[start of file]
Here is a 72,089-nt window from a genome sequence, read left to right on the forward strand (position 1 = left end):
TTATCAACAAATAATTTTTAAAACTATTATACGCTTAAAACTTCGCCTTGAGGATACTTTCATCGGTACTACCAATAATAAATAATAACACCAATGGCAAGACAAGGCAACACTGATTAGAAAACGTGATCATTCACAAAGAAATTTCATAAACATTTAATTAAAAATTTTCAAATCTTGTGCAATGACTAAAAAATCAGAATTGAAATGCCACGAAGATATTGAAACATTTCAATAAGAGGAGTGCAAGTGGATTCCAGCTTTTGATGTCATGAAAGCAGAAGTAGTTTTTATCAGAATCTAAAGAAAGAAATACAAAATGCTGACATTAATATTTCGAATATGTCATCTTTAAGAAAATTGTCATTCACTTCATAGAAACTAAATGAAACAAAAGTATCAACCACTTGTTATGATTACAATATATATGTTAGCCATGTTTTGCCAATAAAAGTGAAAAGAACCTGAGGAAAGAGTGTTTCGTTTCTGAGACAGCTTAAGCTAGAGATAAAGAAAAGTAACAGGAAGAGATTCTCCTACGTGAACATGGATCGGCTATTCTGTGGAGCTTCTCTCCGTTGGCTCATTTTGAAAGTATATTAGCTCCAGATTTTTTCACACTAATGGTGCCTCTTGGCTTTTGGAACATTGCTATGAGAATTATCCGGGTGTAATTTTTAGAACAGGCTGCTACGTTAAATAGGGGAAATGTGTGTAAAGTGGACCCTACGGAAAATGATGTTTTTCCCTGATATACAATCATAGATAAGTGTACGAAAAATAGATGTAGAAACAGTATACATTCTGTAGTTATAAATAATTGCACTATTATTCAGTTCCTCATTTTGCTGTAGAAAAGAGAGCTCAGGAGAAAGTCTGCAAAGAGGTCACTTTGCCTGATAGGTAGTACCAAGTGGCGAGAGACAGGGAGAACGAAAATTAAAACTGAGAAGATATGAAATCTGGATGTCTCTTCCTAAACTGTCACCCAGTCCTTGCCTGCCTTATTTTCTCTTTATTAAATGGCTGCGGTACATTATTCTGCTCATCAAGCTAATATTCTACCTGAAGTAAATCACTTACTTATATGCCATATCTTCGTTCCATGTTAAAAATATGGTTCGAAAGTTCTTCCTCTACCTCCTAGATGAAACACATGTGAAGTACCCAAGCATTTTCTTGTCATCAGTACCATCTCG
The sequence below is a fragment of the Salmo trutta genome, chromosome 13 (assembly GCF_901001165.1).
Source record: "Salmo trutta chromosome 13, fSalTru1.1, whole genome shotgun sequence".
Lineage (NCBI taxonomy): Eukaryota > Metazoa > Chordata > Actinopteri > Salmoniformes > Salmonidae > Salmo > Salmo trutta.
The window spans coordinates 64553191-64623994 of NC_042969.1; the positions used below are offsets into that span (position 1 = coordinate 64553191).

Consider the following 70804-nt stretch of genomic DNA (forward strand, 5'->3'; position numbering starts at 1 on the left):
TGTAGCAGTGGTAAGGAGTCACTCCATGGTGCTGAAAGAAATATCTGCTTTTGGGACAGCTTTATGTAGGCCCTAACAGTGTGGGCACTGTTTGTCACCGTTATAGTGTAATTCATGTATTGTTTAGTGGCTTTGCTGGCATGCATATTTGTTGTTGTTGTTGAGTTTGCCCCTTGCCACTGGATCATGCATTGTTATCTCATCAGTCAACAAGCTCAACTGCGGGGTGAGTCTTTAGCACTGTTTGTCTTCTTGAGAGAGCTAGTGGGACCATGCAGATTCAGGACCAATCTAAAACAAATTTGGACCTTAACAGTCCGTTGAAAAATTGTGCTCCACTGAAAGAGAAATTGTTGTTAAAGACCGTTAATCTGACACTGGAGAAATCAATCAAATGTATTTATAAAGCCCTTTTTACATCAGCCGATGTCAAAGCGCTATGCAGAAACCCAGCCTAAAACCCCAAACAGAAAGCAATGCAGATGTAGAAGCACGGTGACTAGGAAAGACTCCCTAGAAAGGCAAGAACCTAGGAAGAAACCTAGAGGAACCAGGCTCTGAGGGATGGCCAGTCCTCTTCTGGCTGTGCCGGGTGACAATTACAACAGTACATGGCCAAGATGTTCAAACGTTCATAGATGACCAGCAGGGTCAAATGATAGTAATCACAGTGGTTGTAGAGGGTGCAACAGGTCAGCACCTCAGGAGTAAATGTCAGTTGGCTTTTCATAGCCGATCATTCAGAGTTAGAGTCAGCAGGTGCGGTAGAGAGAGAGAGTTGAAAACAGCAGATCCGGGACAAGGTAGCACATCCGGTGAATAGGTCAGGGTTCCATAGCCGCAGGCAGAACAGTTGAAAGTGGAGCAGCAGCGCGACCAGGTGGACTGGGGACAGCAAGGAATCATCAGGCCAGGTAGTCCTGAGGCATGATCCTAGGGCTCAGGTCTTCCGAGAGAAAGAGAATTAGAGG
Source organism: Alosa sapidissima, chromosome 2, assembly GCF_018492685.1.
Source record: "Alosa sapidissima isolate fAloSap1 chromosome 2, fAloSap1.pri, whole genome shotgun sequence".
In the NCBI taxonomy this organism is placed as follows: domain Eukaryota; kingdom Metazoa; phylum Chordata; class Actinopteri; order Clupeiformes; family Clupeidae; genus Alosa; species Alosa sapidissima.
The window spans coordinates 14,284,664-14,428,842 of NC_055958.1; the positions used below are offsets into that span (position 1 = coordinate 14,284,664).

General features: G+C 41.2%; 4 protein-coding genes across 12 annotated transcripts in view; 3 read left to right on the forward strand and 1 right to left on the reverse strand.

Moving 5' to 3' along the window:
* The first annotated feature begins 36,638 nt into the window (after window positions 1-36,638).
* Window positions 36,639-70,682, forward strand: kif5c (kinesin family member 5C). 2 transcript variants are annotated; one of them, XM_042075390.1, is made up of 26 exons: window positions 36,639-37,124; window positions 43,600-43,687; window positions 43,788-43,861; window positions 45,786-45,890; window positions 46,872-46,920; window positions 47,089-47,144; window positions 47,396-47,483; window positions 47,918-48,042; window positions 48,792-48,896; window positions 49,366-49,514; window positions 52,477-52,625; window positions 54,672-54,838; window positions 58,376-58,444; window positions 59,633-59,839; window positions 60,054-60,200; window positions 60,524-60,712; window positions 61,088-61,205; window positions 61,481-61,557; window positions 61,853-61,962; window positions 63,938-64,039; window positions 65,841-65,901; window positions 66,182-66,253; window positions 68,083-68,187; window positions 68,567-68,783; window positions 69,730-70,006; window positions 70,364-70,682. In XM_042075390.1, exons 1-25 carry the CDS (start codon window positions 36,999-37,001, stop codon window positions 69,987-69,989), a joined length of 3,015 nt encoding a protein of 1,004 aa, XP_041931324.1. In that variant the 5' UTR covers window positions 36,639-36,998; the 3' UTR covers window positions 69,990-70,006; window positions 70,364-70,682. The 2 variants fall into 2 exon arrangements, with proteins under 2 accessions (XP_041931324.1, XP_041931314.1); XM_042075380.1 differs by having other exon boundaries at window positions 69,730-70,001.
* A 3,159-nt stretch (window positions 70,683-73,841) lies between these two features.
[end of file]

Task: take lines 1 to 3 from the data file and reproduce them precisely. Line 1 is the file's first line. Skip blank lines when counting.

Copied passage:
Here is a 72,089-nt window from a genome sequence, read left to right on the forward strand (position 1 = left end):
TTATCAACAAATAATTTTTAAAACTATTATACGCTTAAAACTTCGCCTTGAGGATACTTTCATCGGTACTACCAATAATAAATAATAACACCAATGGCAAGACAAGGCAACACTGATTAGAAAACGTGATCATTCACAAAGAAATTTCATAAACATTTAATTAAAAATTTTCAAATCTTGTGCAATGACTAAAAAATCAGAATTGAAATGCCACGAAGATATTGAAACATTTCAATAAGAGGAGTGCAAGTGGATTCCAGCTTTTGATGTCATGAAAGCAGAAGTAGTTTTTATCAGAATCTAAAGAAAGAAATACAAAATGCTGACATTAATATTTCGAATATGTCATCTTTAAGAAAATTGTCATTCACTTCATAGAAACTAAATGAAACAAAAGTATCAACCACTTGTTATGATTACAATATATATGTTAGCCATGTTTTGCCAATAAAAGTGAAAAGAACCTGAGGAAAGAGTGTTTCGTTTCTGAGACAGCTTAAGCTAGAGATAAAGAAAAGTAACAGGAAGAGATTCTCCTACGTGAACATGGATCGGCTATTCTGTGGAGCTTCTCTCCGTTGGCTCATTTTGAAAGTATATTAGCTCCAGATTTTTTCACACTAATGGTGCCTCTTGGCTTTTGGAACATTGCTATGAGAATTATCCGGGTGTAATTTTTAGAACAGGCTGCTACGTTAAATAGGGGAAATGTGTGTAAAGTGGACCCTACGGAAAATGATGTTTTTCCCTGATATACAATCATAGATAAGTGTACGAAAAATAGATGTAGAAACAGTATACATTCTGTAGTTATAAATAATTGCACTATTATTCAGTTCCTCATTTTGCTGTAGAAAAGAGAGCTCAGGAGAAAGTCTGCAAAGAGGTCACTTTGCCTGATAGGTAGTACCAAGTGGCGAGAGACAGGGAGAACGAAAATTAAAACTGAGAAGATATGAAATCTGGATGTCTCTTCCTAAACTGTCACCCAGTCCTTGCCTGCCTTATTTTCTCTTTATTAAATGGCTGCGGTACATTATTCTGCTCATCAAGCTAATATTCTACCTGAAGTAAATCACTTACTTATATGCCATATCTTCGTTCCATGTTAAAAATATGGTTCGAAAGTTCTTCCTCTACCTCCTAGATGAAACACATGTGAAGTACCCAAGCATTTTCTTGTCATCAGTACCATCTCG
The sequence below is a fragment of the Salmo trutta genome, chromosome 13 (assembly GCF_901001165.1).